Webinar - Multiplex Immunohistochemistry (IHC)

Posted by Liana G on Jan 13, 2016 3:00:00 AM

Analysis of Immune Checkpoint Control Protein Co-expression in Breast and Ovarian Cancer Using Novel Rabbit Monoclonal Antibodies and Multiplex IHC

With an increasing number of biomarkers and, often, limited availability of biopsy material, there is a growing need for multiplexed assays for both research and clinical purposes. IHC based solutions are particularly attractive in the field of immuno-oncology, as maintaining spatial context within the tumor microenvironment provides meaningful and potentially actionable information.

Watch the video below.



Topics: Protocols, IHC, Cancer Immunology, Cancer Research, mIHC

Journal Club:  Hippo pathway and intestinal stem cell regeneration

Posted by Liana G on Jan 6, 2016 3:00:00 AM

Journal Club: YAP-dependent reprogramming of Lgr5+ stem cells drives intestinal regeneration and cancer.

In the spirit of keeping you abreast of new and interesting scientific discoveries, the writers at CST have embraced the idea of a virtual journal club, where we discuss recently published scientific literature.


Topics: Cancer Research, Journal Club

Webinar - Advancements in AMPK and Autophagy Signaling

Posted by Liana G on Nov 18, 2015 3:30:00 AM

Reuben Shaw, Ph.D

Professor, Molecular and Cell Biology Laboratory, Deputy Director, Salk Cancer Center, The Salk Institute for Biological Studies

AMPK, a highly conserved sensor of cellular energy status, is found in all eukaryotic cells and maintains metabolic homeostasis by reprogramming growth, metabolism, and autophagy in the face of cellular stresses. AMPK is activated by direct binding of AMP and ADP to its regulatory subunits, which enhances its phosphorylation by the upstream kinase LKB1, a tumor suppressor gene frequently inactivated in sporadic human lung and cervical cancer.


Topics: Metabolism, Cell Biology

POSTER | Tumor Immunology: Examining the Microenvironment

Posted by Liana G on Oct 21, 2015 5:30:00 AM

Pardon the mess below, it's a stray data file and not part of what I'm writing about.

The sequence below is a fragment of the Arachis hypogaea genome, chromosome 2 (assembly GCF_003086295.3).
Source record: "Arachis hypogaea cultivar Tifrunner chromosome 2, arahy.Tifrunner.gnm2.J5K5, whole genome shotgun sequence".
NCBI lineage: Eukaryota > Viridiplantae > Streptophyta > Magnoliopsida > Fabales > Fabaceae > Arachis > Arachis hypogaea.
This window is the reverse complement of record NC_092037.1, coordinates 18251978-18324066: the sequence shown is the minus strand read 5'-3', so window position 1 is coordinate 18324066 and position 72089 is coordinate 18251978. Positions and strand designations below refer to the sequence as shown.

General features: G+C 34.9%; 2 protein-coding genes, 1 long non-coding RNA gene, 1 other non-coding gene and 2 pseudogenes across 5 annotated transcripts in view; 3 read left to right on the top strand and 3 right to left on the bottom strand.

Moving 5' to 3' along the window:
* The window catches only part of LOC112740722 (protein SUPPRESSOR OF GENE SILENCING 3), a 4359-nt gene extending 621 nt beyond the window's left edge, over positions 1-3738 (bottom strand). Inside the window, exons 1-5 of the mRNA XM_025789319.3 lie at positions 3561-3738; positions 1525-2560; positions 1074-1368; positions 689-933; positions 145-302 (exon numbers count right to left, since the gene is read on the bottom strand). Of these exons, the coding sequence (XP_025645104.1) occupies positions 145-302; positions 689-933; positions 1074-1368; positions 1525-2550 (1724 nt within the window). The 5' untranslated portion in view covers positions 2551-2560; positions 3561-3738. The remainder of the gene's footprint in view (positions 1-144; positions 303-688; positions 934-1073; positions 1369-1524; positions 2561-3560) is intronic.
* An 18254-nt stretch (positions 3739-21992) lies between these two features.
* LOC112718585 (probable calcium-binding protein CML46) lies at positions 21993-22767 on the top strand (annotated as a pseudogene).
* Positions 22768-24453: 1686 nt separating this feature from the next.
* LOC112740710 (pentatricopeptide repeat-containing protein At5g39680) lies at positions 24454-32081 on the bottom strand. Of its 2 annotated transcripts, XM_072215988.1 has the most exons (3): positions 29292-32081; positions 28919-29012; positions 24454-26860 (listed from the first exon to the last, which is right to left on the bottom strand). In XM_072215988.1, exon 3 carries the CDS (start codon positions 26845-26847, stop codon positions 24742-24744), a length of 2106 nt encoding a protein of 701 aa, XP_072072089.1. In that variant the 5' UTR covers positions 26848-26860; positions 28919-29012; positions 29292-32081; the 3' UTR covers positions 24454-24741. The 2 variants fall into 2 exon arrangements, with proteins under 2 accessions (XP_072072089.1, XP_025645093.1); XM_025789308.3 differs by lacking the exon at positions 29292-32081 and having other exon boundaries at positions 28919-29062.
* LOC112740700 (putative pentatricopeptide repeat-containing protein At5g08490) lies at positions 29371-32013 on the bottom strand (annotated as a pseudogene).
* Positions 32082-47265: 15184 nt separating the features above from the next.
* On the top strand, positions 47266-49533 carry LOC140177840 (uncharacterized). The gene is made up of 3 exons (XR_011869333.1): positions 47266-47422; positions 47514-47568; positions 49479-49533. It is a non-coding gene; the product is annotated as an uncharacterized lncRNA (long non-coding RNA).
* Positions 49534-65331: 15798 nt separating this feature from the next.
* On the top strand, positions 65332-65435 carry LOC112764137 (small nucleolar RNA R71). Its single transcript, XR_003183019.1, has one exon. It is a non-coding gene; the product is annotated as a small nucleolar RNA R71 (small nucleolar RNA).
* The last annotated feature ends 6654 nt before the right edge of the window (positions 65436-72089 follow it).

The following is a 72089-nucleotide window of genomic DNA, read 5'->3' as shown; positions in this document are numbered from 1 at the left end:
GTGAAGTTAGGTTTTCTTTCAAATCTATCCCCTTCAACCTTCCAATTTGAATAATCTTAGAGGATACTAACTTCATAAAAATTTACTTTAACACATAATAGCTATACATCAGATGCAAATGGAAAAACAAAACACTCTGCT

The immune system is tasked with distinguishing ‘self’ from ‘non-self’. Tumors can, quite often, be highly immunogenic as a result of their mutational burden that can make them appear less like ‘self’.


Topics: Cancer Immunology, Just for fun

Immunotherapy: Empowering Nature’s Anti-tumor Artillery - Part II

Posted by Liana G on Sep 9, 2015 8:00:00 AM

At your last visit we talked about the rapidly rising popularity of cancer immunotherapy and how it relies on capitalizing on our own immune system to eradicate malignant growth. 

We discussed the benefits of immune checkpoint blockade involving neutralizing monoclonal antibodies as a successful strategy in unmasking cancer cells, thus making them vulnerable to immune attack. So successful, in fact, that cancer immunotherapy based on this strategy was named ‘breakthrough of the year’ in 2013.

Having said that, not all patients respond to checkpoint blockade. Hence, there is much room for improvement and a pressing need for alternative approaches and better characterized biomarkers that can help stratify patients and make more accurate predictions on the prognostic outcome of a given treatment.

So, what are some of the advancements made in developing additional immunotherapeutic strategies to tackle cancer?


Topics: Cancer Immunology

Immunotherapy: Empowering Nature’s Anti-Tumor Artillery - Part I

Posted by Liana G on Sep 2, 2015 9:31:00 AM

If you happened to attend AACR, AAI, or ASCO this year you’d agree that immune cell-based cancer therapies have caused quite the stir. Immunotherapy as an anti-neoplastic strategy has gradually claimed the spotlight over the past several years. In fact, some now consider it as one of the pillars of cancer therapy along with chemotherapy, radiation, surgery, and targeted therapy. Scientists and clinicians alike are cautiously optimistic, and point to response rates never seen before. 

And, why not take advantage of our own immune system and the best of its weaponry, the T cells, to fight cancer?


Topics: Cancer Immunology

Intracellular Flow Cytometry in Action

Posted by Liana G on Aug 12, 2015 8:00:00 AM

Traditionally, flow cytometry has been used to identify distinct cell types within a heterogeneous pool of cells, based on extracellular or surface marker expression, an application commonly known as immuno-phenotyping. However, this technology is also readily amenable to intracellular target detection and can be successfully applied to the study of complex signaling events.


Topics: Protocols, Flow, Cell Biology, techniques

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